A year ago, Chiefs safety Husain Abdullah was feeling his way around the secondary, fighting off a season’s worth of rust.
He was playing with a new team and learning a new scheme after spending a year out of football.
Abdullah, a practicing Muslim, had taken his family on a spiritual journey to Saudi Arabia instead of playing for the Minnesota Vikings in 2012, and after a year away, it wasn’t easy running stride for stride with fast receivers or latching onto hot spirals thrown by quarterbacks.
Abdullah won a spot on the roster as an extra defensive back on passing downs and finished second on the team with 10 special teams tackles.
And now, with the departure of Kendrick Lewis in free agency, Abdullah has taken over the starting free safety spot.
“Last year, it was kind of crazy coming in, coming off a year off, just trying to prove I belong, just trying to get back in,” said Abdullah, who had started all 24 games he had played in with the Vikings in 2010-11.
“A year later, being in the plan, being in the mix, getting more reps from day one … what a difference a year makes. There’s still a lot of work to do. I’ve been there before in my career. I’m excited. I want to win the battle to be that guy again. But nothing is settled yet.”
Abdullah, too, was a free agent at the end of last season, but even if Lewis had not left for the Houston Texans, he wanted to stay with the Chiefs.
“I’m not a fortune teller,” said Abdullah, who signed a two-year contract. “(General manager John) Dorsey and Coach (Andy) Reid were the first ones to give me a call … they’re being aware of who I am and of me as a person and not just another guy. … It was a place where they wanted to give me a shot and I wanted a shot.”
Though Abdullah, 28, is listed as a free safety, he can be found almost anywhere in the secondary, lining up in the box as a linebacker in the nickel defense, or in the slot as an extra cornerback, or playing deep in the base defense.
“Everybody is physically talented at this level, especially those guys in the back end at safety, because they’re in so many different roles,” said Chiefs quarterback Alex Smith. “They get put in so many situations, and (Abdullah) sniffs out what they’re trying to do him and is able to get a bead on it.
“He does such a good job of diagnosing and recognizing what (offenses) are doing.”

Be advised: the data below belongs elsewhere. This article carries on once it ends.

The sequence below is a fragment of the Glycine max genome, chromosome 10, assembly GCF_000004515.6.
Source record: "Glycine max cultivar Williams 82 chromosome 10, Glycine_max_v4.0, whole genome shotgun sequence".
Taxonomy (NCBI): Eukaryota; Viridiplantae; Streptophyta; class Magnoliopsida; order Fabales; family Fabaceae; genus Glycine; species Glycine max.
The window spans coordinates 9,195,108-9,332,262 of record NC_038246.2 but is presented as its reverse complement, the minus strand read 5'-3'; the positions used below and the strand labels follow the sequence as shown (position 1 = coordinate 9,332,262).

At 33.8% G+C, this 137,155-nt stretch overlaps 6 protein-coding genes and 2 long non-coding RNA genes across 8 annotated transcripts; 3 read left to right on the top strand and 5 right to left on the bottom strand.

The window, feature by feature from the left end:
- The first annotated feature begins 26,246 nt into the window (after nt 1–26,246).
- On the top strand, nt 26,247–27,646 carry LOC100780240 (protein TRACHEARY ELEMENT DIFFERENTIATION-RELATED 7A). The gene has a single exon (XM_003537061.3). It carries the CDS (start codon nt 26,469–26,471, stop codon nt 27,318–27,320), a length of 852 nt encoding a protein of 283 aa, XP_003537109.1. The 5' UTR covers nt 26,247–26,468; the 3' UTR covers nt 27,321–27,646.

Pro Bowl strong safety Eric Berry, who lamented the loss of Lewis when the offseason program began, has come to value Abdullah’s abilities during the first two weeks of Organized Team Activities.
“We’re working every day, and not just on the field, but we meet outside of football …” Berry said. “It’s a part of building that chemistry, talking about things, knowing where he’s going to be at, knowing where we’re going to be at.
“He’s extremely smart. One thing I take from him is his work ethic and his attention to detail. He’s very particular about things, especially in his technique, so I pay close attention to him and try to take notice as much as I can.”
Abdullah’s work ethic won the respect of his teammates, who voted him as one of six team captains for the 2013 postseason.
He responded in the wild-card game at Indianapolis by intercepting two Andrew Luck passes in the second half of what turned out to be a bitter 45-44 loss.
Abdullah intercepted Luck on the first play of the second half, setting up a touchdown that gave the Chiefs a 38-10 lead, and he intercepted Luck again with less than 6 minutes to go, setting up a field goal for what looked like an insurmountable 41-24 advantage.
“Everybody made a bunch of individual plays, but collectively, we didn’t get the job done,” Abdullah said. “We’re out here working and doing all the extra work and thinking about that game.
“It’s something to build off of. It’s not something to run away from or hide from. We’re going to look at that and say, ‘We had it, we just didn’t finish it.’ This year is all about finishing.”